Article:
Have you ever been so focused on what you’re going to do next that you don’t pay attention to what you’re doing at that moment?  My friend had gone grocery shopping one afternoon this summer and returned all the way home with her thoughts on the tasks awaiting her there when she realized she had left her purse in the cart in the parking lot!  In a panic she flew back to the supermarket, all-the-while thinking of what she had in her purse that could be stolen or misused.  She quickly walked to the customer service desk, anxiety growing in her mind. She budged in line (I imagine this was a pretty justifiable budge!) to ask after her purse and there it was, everything in tact!  She asked who had left it, but the worker said the woman had not left her information.  Thrilled, relieved, and grateful, my friend walked slowly back to her car wondering how she would ever thank the person for their kind deed.  That evening, she placed an ad in the local paper, saying simply, “To the kind woman who found my purse and returned it, thank you!” What I love about this story is that not only did someone do the right, kind thing, but my friend went out of her way to thank them for it, even when she did not know who it was!  Kind deeds become a little more special with a hardy “thank you!”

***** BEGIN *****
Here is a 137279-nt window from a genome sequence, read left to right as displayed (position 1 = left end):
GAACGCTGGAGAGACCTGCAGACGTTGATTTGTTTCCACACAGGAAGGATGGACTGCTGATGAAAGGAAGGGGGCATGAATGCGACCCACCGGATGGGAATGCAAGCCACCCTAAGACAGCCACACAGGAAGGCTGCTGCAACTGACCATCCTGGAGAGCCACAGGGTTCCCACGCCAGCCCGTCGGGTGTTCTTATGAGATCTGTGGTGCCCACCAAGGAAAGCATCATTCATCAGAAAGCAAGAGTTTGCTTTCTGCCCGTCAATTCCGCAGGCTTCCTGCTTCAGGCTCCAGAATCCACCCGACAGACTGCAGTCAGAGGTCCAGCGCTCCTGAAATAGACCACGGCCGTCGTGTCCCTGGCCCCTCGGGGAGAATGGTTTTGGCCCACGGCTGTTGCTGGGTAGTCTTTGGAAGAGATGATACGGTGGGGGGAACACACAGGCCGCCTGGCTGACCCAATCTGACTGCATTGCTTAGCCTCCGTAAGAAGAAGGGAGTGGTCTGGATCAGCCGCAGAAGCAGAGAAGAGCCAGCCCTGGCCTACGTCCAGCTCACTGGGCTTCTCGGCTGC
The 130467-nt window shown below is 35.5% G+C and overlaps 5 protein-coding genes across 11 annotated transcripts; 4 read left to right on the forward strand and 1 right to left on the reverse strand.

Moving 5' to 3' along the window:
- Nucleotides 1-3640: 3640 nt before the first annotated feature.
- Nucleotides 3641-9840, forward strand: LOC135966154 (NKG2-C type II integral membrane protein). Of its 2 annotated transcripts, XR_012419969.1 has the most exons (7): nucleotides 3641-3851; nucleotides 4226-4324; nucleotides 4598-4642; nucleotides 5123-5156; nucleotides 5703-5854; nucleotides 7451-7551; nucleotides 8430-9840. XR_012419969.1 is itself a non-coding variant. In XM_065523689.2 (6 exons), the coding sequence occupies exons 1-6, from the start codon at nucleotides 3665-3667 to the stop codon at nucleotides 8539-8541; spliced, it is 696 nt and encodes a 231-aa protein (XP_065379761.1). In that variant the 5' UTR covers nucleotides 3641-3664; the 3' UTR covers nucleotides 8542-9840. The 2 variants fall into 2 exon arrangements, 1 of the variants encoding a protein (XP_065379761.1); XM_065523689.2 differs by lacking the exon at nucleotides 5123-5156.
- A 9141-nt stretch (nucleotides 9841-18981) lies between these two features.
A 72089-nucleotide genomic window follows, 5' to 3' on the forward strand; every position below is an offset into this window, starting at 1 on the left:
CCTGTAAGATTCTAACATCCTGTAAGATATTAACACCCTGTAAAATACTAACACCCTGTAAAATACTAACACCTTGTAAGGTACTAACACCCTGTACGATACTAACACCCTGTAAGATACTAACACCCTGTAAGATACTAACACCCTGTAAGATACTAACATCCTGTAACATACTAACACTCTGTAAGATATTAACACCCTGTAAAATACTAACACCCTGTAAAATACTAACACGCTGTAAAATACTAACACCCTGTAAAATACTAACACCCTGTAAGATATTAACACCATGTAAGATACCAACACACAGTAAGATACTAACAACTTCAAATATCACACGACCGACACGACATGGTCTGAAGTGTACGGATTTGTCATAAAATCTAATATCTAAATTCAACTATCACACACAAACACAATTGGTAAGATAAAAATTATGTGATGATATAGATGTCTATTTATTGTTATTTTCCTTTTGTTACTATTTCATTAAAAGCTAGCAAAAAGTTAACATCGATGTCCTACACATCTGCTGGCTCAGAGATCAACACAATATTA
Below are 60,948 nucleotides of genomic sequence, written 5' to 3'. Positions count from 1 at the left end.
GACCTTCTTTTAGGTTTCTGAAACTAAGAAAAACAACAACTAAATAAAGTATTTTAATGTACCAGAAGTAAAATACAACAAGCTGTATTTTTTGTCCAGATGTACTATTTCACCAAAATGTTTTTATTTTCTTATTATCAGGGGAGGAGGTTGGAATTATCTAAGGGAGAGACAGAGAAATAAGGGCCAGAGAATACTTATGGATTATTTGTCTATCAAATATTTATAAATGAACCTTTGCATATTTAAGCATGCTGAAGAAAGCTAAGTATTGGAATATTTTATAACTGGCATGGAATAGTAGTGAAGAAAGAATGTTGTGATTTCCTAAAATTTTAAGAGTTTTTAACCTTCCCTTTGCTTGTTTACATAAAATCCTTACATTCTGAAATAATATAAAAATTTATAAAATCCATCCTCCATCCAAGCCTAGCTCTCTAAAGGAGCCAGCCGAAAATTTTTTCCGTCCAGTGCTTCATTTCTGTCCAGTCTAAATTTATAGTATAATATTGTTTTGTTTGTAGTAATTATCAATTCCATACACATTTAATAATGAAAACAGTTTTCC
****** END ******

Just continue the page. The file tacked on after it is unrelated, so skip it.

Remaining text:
© Be Nice. Creator and Be Nice. (somethingsonice.wordpress.com), 2008-2009.

500 bucks richer for a poor person